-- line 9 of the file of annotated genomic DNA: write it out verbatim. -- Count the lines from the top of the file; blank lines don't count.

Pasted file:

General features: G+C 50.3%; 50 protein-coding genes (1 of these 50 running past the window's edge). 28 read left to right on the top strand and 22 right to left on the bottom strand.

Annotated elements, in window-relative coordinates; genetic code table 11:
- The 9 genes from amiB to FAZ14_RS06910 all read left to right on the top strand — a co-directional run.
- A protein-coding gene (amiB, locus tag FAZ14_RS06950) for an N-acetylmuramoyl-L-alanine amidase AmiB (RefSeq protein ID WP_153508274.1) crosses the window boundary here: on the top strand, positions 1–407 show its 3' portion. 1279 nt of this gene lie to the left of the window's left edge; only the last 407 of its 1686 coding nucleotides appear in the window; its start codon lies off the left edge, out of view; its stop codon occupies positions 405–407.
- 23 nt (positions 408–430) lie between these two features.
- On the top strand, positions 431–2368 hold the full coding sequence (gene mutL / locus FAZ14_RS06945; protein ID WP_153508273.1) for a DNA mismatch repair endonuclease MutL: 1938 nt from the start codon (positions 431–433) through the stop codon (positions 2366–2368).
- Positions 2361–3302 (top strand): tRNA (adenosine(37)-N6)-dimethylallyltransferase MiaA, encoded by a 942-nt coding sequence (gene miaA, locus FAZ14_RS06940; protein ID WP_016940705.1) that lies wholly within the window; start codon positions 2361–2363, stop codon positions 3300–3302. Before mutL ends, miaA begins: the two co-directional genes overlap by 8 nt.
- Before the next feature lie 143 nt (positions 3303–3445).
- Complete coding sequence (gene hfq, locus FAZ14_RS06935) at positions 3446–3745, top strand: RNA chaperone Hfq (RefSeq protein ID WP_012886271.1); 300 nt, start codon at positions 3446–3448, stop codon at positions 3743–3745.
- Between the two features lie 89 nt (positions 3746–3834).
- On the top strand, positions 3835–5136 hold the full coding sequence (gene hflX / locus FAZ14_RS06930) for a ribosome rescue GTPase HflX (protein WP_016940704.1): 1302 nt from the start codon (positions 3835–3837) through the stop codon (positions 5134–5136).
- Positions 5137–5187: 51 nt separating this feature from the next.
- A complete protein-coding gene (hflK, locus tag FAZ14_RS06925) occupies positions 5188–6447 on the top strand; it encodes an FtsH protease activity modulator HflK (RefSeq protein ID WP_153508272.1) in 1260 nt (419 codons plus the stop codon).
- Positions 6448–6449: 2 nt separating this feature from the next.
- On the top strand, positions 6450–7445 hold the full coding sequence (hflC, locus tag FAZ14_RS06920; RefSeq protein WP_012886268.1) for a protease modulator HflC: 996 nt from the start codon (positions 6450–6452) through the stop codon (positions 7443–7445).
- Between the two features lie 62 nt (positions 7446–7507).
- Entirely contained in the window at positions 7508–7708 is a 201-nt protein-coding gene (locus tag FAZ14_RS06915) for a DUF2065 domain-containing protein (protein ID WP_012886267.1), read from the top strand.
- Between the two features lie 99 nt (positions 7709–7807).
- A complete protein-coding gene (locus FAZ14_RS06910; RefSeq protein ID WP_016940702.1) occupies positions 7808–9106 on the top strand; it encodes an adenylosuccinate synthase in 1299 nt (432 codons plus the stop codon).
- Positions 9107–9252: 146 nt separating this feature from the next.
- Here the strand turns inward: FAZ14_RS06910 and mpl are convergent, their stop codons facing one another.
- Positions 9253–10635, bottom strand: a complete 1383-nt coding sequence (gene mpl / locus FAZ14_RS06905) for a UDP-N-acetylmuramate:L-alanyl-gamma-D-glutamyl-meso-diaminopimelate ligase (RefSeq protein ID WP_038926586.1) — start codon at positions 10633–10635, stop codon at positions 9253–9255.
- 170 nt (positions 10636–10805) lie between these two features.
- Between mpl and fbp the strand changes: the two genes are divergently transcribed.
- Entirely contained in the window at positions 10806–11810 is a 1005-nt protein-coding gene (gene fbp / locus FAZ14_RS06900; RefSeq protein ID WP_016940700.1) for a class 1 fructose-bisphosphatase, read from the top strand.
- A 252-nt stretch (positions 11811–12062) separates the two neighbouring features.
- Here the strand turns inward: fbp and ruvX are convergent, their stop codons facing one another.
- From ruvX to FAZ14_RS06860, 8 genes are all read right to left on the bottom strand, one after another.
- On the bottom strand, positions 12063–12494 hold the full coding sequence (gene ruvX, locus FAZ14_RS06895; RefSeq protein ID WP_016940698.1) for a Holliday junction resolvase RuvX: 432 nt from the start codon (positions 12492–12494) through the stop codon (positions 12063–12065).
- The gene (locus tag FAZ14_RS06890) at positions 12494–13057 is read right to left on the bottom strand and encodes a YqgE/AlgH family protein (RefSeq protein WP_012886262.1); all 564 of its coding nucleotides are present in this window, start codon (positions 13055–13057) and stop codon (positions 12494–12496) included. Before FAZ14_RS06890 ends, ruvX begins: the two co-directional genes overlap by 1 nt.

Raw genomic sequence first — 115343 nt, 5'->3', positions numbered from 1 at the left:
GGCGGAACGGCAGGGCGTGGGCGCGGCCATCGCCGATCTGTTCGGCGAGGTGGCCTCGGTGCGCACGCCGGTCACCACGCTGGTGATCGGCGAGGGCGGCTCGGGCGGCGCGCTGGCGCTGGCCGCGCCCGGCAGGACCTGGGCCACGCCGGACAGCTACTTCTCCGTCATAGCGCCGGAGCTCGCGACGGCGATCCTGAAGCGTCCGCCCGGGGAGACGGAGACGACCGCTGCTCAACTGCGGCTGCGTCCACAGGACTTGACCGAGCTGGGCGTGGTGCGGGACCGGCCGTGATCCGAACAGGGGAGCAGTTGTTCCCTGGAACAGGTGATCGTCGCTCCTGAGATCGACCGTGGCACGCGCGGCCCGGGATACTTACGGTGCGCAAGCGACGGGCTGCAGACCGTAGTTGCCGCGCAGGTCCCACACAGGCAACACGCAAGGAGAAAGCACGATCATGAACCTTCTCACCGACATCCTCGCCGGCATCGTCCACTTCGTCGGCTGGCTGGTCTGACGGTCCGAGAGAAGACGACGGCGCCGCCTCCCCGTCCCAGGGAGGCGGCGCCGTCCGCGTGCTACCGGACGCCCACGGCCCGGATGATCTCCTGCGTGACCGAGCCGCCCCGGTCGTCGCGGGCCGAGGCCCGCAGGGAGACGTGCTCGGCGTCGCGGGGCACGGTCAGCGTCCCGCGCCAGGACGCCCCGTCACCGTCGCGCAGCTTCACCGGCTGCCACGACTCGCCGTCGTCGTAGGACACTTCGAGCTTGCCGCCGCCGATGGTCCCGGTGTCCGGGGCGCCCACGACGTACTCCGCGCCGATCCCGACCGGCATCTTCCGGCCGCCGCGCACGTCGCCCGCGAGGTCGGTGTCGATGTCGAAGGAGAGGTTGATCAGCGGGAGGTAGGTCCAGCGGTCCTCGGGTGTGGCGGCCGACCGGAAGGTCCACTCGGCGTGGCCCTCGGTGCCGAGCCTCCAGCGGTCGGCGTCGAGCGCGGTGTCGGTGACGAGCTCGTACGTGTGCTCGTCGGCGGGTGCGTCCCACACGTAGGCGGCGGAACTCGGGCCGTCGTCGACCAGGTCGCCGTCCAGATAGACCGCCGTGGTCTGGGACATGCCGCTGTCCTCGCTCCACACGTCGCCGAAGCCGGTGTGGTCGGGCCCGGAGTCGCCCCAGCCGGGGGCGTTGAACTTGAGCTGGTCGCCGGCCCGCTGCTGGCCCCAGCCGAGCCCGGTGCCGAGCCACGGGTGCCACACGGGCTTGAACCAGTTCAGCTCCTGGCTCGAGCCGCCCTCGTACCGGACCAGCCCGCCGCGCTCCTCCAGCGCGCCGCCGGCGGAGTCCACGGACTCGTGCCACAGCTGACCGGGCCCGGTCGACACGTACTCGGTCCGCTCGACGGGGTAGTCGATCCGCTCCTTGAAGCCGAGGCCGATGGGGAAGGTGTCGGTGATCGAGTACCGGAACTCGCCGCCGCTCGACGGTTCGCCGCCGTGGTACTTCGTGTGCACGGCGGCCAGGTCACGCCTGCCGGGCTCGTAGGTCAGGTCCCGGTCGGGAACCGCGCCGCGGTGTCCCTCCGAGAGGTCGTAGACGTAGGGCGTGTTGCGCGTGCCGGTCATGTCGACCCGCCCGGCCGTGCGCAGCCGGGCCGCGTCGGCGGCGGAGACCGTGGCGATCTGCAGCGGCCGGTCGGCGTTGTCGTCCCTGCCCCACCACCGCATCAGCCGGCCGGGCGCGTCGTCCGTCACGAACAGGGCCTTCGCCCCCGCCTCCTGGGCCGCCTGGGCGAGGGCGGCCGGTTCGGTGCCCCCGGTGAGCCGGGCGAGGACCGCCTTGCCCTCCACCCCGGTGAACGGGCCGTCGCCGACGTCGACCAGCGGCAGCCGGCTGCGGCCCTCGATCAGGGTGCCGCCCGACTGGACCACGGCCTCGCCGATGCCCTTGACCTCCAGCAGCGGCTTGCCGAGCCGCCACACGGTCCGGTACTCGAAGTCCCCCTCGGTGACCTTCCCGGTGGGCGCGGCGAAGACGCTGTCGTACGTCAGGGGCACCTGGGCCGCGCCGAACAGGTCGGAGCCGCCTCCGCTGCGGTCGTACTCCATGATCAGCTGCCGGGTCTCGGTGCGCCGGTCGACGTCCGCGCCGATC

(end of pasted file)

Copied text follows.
- Complete coding sequence (gene hfq, locus FAZ14_RS06935) at positions 3446–3745, top strand: RNA chaperone Hfq (RefSeq protein ID WP_012886271.1); 300 nt, start codon at positions 3446–3448, stop codon at positions 3743–3745.